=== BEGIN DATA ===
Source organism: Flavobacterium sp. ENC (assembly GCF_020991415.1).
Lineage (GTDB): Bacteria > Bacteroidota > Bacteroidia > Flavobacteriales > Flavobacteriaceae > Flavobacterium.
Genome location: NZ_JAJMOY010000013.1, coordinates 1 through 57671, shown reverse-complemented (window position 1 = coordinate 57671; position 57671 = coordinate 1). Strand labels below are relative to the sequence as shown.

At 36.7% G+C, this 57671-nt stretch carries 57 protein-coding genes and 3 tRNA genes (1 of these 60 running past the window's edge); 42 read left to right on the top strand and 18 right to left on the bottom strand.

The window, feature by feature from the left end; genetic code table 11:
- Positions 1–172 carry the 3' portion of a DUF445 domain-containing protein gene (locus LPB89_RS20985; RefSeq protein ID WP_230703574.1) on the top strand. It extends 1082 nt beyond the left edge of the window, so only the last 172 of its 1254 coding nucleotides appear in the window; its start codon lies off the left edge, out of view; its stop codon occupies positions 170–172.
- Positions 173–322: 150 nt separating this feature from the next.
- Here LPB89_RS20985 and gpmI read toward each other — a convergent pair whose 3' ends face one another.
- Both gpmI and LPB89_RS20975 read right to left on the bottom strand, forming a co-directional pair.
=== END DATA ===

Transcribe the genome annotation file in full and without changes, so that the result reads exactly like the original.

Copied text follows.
Source organism: Flavobacterium sp. ENC (assembly GCF_020991415.1).
Lineage (GTDB): Bacteria > Bacteroidota > Bacteroidia > Flavobacteriales > Flavobacteriaceae > Flavobacterium.
Genome location: NZ_JAJMOY010000013.1, coordinates 1 through 57671, shown reverse-complemented (window position 1 = coordinate 57671; position 57671 = coordinate 1). Strand labels below are relative to the sequence as shown.

At 36.7% G+C, this 57671-nt stretch carries 57 protein-coding genes and 3 tRNA genes (1 of these 60 running past the window's edge); 42 read left to right on the top strand and 18 right to left on the bottom strand.

The window, feature by feature from the left end; genetic code table 11:
- Positions 1–172 carry the 3' portion of a DUF445 domain-containing protein gene (locus LPB89_RS20985; RefSeq protein ID WP_230703574.1) on the top strand. It extends 1082 nt beyond the left edge of the window, so only the last 172 of its 1254 coding nucleotides appear in the window; its start codon lies off the left edge, out of view; its stop codon occupies positions 170–172.
- Positions 173–322: 150 nt separating this feature from the next.
- Here LPB89_RS20985 and gpmI read toward each other — a convergent pair whose 3' ends face one another.
- Both gpmI and LPB89_RS20975 read right to left on the bottom strand, forming a co-directional pair.